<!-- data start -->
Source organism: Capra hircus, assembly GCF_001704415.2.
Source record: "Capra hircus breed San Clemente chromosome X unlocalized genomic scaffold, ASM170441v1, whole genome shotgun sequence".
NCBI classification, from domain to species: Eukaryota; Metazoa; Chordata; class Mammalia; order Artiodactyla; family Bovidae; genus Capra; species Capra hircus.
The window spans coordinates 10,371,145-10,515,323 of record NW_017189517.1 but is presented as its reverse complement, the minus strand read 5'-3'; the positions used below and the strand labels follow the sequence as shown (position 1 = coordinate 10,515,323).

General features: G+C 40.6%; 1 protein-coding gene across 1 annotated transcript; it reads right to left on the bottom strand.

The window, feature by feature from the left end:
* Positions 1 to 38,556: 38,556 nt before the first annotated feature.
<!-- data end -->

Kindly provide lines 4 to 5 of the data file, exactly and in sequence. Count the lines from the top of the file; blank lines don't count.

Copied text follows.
The window spans coordinates 10,371,145-10,515,323 of record NW_017189517.1 but is presented as its reverse complement, the minus strand read 5'-3'; the positions used below and the strand labels follow the sequence as shown (position 1 = coordinate 10,515,323).

General features: G+C 40.6%; 1 protein-coding gene across 1 annotated transcript; it reads right to left on the bottom strand.